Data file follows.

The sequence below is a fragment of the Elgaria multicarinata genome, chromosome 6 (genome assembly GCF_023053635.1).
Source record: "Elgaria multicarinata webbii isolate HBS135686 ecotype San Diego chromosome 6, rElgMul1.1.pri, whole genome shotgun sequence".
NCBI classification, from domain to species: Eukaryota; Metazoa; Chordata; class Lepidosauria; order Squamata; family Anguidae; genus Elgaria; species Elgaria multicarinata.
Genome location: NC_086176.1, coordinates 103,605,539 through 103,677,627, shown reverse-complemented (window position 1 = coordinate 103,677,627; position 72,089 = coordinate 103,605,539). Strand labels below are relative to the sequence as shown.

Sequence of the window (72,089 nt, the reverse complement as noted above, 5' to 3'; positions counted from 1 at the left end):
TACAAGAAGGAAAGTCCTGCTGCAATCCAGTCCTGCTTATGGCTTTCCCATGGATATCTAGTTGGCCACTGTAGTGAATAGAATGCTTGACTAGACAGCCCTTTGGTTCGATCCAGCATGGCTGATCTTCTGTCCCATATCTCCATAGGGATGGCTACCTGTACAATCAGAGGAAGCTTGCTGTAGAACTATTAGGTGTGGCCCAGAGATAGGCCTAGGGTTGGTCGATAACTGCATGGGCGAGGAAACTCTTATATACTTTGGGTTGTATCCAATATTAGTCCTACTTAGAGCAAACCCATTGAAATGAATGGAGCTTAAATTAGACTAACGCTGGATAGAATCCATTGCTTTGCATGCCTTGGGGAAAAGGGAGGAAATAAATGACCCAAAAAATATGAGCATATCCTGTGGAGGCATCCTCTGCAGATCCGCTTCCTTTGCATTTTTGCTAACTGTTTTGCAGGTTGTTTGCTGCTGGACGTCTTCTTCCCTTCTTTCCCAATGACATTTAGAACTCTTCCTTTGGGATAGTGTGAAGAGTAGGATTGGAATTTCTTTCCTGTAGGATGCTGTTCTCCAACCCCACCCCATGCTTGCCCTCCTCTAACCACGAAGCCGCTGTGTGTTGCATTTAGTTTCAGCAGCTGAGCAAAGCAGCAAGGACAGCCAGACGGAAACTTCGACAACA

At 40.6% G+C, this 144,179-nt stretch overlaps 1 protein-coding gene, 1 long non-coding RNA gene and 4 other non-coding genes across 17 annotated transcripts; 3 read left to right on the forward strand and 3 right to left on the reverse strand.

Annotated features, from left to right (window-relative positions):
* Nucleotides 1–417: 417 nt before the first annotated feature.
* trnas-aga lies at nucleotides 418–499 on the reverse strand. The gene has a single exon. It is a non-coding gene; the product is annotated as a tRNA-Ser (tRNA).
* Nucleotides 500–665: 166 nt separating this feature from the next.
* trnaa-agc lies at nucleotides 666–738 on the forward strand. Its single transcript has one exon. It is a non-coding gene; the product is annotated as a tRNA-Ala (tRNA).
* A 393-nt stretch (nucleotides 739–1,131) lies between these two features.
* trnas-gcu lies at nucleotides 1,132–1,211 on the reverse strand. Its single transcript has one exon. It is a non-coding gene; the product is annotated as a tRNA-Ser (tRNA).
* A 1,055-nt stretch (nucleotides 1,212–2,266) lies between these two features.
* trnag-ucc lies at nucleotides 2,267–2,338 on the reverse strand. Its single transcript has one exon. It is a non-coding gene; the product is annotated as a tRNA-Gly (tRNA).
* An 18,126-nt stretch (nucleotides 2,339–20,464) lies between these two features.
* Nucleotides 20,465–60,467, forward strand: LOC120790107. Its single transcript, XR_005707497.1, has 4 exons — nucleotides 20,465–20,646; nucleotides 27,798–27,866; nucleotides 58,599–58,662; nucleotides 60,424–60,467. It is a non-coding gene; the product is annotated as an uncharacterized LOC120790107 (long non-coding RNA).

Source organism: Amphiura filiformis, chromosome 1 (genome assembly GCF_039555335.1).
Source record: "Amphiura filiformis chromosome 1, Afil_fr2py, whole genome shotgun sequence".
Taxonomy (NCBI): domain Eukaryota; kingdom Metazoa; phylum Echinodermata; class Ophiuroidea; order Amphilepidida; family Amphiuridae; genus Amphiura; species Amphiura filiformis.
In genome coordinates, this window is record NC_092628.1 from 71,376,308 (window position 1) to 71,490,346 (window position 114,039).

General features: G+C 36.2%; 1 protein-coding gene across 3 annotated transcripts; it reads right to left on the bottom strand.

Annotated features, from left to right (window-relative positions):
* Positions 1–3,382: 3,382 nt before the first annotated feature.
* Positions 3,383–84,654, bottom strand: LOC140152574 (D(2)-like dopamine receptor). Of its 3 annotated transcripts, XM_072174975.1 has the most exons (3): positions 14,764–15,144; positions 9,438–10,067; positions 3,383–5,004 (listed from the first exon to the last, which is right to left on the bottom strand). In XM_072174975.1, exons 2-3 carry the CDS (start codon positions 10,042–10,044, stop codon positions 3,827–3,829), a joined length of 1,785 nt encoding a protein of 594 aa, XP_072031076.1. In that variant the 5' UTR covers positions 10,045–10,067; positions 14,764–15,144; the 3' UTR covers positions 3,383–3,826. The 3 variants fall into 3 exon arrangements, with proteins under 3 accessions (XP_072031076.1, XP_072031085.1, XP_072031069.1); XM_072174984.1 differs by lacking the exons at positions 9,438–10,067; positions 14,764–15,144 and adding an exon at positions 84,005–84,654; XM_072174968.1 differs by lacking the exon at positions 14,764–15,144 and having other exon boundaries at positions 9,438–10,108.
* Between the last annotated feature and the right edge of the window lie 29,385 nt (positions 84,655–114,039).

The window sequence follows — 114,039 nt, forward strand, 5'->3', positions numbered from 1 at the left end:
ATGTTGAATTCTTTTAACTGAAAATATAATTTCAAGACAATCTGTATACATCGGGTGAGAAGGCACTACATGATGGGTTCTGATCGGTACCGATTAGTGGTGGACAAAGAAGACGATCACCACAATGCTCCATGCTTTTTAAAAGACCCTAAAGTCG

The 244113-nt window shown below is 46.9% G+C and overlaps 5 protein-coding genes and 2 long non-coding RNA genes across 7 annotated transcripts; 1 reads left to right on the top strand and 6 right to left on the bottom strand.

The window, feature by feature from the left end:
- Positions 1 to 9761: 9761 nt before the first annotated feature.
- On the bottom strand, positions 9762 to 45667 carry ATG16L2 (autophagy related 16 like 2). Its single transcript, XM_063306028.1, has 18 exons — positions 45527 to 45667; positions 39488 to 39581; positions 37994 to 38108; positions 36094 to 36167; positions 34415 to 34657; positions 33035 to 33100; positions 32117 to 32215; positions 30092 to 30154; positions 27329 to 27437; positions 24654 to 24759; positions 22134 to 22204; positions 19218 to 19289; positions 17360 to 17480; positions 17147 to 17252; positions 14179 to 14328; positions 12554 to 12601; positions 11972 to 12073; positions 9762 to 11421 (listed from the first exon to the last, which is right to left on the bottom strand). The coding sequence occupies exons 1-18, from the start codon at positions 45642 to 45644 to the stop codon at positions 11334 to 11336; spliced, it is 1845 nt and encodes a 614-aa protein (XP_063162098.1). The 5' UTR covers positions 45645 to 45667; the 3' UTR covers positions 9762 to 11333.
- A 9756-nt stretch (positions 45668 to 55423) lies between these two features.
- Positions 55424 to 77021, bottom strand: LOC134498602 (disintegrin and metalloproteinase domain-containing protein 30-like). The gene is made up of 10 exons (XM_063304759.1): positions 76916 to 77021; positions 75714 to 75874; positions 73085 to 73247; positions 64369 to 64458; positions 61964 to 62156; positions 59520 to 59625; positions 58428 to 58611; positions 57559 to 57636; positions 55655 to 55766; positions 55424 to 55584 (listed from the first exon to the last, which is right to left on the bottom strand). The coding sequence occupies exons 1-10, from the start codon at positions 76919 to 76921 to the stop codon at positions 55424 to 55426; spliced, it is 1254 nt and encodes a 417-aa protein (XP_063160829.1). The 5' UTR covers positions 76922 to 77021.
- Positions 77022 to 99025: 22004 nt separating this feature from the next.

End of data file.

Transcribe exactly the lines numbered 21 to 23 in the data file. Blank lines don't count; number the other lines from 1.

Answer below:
Taxonomy (NCBI): domain Eukaryota; kingdom Metazoa; phylum Echinodermata; class Ophiuroidea; order Amphilepidida; family Amphiuridae; genus Amphiura; species Amphiura filiformis.
In genome coordinates, this window is record NC_092628.1 from 71,376,308 (window position 1) to 71,490,346 (window position 114,039).

General features: G+C 36.2%; 1 protein-coding gene across 3 annotated transcripts; it reads right to left on the bottom strand.